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Articles of 2003

What IF: Arguello vs. Sanchez



The phrase “What if” probably applies to the late Salvador Sanchez more than any other fighter in boxing history. Forget, “What if he fought Alexis Arguello?” How about, “What if he hadn't died in a tragic car accident at age 23?” Salvador Sanchez died on August 12, 1982 when he was returning to his training camp somewhere between the hours of 4 & 5 am when his Porsche rammed the back of a poultry transit truck killing him instantly. It's been more than rumored that Sanchez was racing back to camp from one of his infamous flings.

At the time of his death, Sanchez was considered one of the top pound-for-pound fighters in the world. A good case could have been made that he was the best. He was the reigning WBC featherweight champion who had just stopped Azumah Nelson in his last fight on July 21, 1982 at Madison Square Garden, making his ninth successful title defense.

Salvador Sanchez turned pro at the age of 16 and won 17 of his first 18 fights by knockout. In his first major fight, Sanchez was dropped in the first round by Mexican featherweight champ Antonio Becerra. Becerra went on to win the fight scoring a 12 round unanimous decision. This would prove to be the only time Sanchez was ever knocked down or lost. Sanchez would go on to win 15 of his next 16 fights with the only blemish being a draw against Juan Escobar. Among Sanchez's victims were Carlos Mimila and Felix Trinidad Sr.

On February 2, 1980, Sanchez fought reigning featherweight champ Danny “Little Red” Lopez. Lopez was a popular champion who fought many exciting fights on network TV in the late 1970's. “Little Red” was coming off impressive wins over Dave Kotey (twice), Juan Malvares and Mike Ayala. Sanchez took the title from Lopez giving him a one-sided battering and stopping him in the 13th round. However, many ringside observers at the time felt that Sanchez's one-sided win was a fluke due to the relative ease in which he accomplished it.

After making one title defense, Sanchez and Lopez would fight a rematch on June 21, 1980. Sanchez proved the first fight was no fluke and took Lopez apart again stopping him in the 14th round this time. From September 13, 1980 through July 21, 1982 Sanchez made seven consecutive title defenses. Some of the fighters he defeated were the highly touted Patrick Ford, Juan LaPorte, Wilfredo Gomez and Azumah Nelson.

Sanchez is probably best remembered for his 1981 destruction of WBC junior featherweight champ Wilfredo Gomez. Gomez was undefeated in 33 fights winning 32 by knockout before fighting Sanchez. Going into the fight Gomez was just about a 2-1 favorite. In a fight that titled “Battle of the Little Giants” by Don King, Sanchez destroyed Gomez in eight rounds sending him back down to the junior featherweight division. In the fight, Sanchez put Gomez down in the first round and broke his cheekbone in the fight.

Tragically, Sanchez's life came to an end during the early morning hours in his speeding Porsche. The list of beaten opponents by Sanchez reads like a who's who list of the great featherweights of his era. Ruben Castillo, Wilfredo Gomez and future champs Juan LaPorte and Azumah Nelson.

Although Sanchez was not known to be a knockout puncher, he could hit. However, he was an excellent counter-puncher and dismantled his opponents with swift accurate counter punches. At the time of his death, there were talks of Sanchez facing Gomez in a rematch and then possibly moving up to lightweight and challenging champion Alexis Arguello. Sadly, we can only imagine how it would have turned out. Sanchez retired with a record of 44-1-1 (32) and was inducted to the International Boxing Hall of Fame in 1991.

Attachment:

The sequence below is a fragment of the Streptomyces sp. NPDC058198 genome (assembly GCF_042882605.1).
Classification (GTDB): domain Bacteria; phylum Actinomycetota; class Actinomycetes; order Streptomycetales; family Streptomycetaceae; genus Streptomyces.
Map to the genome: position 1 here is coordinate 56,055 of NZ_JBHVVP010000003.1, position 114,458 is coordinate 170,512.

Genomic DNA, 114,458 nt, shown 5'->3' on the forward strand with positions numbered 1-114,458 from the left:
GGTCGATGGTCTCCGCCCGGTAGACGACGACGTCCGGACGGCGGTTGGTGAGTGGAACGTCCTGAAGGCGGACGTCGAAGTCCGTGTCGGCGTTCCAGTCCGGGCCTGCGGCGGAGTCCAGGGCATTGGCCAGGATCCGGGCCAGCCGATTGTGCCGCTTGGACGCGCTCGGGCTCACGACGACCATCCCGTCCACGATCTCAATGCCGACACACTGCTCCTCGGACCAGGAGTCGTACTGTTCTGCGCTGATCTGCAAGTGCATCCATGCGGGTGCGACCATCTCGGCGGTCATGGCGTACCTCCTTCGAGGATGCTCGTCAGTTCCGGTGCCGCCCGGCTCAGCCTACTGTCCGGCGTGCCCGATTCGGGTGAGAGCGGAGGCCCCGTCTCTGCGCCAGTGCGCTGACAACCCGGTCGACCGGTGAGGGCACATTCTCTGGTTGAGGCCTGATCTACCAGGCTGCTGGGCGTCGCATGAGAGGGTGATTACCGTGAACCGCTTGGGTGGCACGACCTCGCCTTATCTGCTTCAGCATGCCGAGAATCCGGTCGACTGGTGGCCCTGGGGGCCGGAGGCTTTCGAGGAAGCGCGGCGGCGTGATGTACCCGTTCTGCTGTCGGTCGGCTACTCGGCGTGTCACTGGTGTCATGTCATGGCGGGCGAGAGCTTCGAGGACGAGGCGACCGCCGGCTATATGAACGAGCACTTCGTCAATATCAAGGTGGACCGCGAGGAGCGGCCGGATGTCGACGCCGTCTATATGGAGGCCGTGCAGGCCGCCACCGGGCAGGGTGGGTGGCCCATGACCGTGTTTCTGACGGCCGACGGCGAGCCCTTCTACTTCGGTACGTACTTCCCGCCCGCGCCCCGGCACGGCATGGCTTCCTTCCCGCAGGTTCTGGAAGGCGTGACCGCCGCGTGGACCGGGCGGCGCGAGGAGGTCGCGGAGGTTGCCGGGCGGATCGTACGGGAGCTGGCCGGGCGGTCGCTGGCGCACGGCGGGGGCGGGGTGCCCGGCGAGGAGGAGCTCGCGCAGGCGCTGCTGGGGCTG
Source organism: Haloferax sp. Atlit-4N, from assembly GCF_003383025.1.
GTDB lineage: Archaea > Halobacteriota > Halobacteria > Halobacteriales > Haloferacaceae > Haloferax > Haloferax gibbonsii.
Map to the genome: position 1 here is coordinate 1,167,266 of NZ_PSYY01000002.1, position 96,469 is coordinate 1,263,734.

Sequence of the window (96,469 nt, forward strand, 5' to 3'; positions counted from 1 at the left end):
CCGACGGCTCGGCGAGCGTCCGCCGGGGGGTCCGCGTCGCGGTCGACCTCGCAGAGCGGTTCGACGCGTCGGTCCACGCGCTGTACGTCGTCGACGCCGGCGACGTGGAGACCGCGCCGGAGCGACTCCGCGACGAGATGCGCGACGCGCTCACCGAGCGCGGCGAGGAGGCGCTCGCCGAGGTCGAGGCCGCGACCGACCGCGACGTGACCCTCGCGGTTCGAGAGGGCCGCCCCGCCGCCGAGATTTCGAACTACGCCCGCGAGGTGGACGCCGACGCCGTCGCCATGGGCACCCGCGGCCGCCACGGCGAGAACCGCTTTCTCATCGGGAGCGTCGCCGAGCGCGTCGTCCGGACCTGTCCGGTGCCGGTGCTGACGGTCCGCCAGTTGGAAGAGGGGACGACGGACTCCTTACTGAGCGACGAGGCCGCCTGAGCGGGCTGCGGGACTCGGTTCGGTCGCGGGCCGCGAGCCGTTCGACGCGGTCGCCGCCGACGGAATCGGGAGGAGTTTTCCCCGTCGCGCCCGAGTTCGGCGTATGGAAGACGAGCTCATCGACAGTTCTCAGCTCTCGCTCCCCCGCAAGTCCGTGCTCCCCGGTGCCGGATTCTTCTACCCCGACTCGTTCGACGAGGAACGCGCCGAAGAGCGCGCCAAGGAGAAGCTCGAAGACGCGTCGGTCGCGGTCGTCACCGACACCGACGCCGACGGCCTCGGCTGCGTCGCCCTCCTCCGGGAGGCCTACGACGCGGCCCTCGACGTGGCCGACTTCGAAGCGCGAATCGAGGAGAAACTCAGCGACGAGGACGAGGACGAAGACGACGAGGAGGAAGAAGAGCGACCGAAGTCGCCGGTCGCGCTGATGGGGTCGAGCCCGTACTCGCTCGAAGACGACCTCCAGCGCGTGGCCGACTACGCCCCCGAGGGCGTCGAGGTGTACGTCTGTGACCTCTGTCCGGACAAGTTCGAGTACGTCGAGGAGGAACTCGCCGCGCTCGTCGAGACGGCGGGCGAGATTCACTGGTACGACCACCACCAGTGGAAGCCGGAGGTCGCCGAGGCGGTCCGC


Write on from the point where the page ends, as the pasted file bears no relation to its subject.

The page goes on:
Like Sanchez, Alexis Arguello also turned pro at age 16. He lost his pro debut when Cachorro Amaya stopped him in the first round. Arguello would go on to win world titles in three separate weight divisions and never lost any of his titles in the ring. After losing his debut, Arguello ran off nearly 40 straight wins when he challenged WBA featherweight champ Ernest Marcel. Arguello would lose a unanimous decision to the more experienced Marcel in his home country Panama. Soon after beating Arguello, Marcel retired and the hard punching Mexican, Ruben Olivares, would win Marcel's vacated title.

On November 23, 1974 in his first fight in the United States, Arguello won the WBA featherweight title with a 13th round knockout of Ruben Olivares. After making four defenses of the featherweight title, Arguello relinquished it. In his fifth fight at junior lightweight, he fought WBC junior lightweight and long-time reigning champ Alfredo Escalera. Arguello stopped Escalera in 13 brutal rounds to capture the title.

After making three defenses of the title, Arguello fought Escalera again, and again stopped him in the 13th round. Arguello in total would defend the junior lightweight title eight times, more than any other title he held. Like Sanchez, only at junior lightweight, the list of fighters Arguello defeated is a who's who list of outstanding fighters the likes of Ruben Castillo, and future titleholders Bobby Chacon, Bazooka Limon and Rolando Navarette.

In October of 1980, Arguello vacated the WBC junior lightweight title. Eight months later, he decisioned WBC lightweight champ Jim Watt to win his third title. In his first defense, he stopped top contender Ray “Boom Boom” Mancini in the 14th round. After Mancini, Arguello made three more successful defenses of the lightweight title before vacating it in hopes of adding a fourth title to his resume.

Arguello would attempt to win the junior welterweight title after fighting one time in his new division. On November 12, 1982, Arguello challenged the top 140-pound fighter in the world, WBA junior welterweight champ Aaron Pryor. On a beautiful night at the Orange Bowl in Miami, Pryor proved to be too much for Arguello. In a fight that ranks as one of histories best, Arguello couldn't overcome Pryor's speed and power in suffering the worst beating of his brilliant career, being stopped in the 14th round.